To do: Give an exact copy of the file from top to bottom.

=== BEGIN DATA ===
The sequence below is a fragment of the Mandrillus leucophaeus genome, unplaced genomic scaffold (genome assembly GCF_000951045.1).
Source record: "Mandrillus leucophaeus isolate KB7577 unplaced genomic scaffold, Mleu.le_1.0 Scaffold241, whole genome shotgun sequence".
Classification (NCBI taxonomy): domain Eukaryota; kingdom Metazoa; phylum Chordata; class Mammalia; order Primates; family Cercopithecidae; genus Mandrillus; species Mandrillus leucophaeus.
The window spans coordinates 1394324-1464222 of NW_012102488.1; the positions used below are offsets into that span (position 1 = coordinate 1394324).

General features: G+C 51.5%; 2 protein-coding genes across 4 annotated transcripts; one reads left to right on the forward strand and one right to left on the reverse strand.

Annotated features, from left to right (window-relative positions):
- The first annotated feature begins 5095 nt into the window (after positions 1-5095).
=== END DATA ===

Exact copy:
The sequence below is a fragment of the Mandrillus leucophaeus genome, unplaced genomic scaffold (genome assembly GCF_000951045.1).
Source record: "Mandrillus leucophaeus isolate KB7577 unplaced genomic scaffold, Mleu.le_1.0 Scaffold241, whole genome shotgun sequence".
Classification (NCBI taxonomy): domain Eukaryota; kingdom Metazoa; phylum Chordata; class Mammalia; order Primates; family Cercopithecidae; genus Mandrillus; species Mandrillus leucophaeus.
The window spans coordinates 1394324-1464222 of NW_012102488.1; the positions used below are offsets into that span (position 1 = coordinate 1394324).

General features: G+C 51.5%; 2 protein-coding genes across 4 annotated transcripts; one reads left to right on the forward strand and one right to left on the reverse strand.

Annotated features, from left to right (window-relative positions):
- The first annotated feature begins 5095 nt into the window (after positions 1-5095).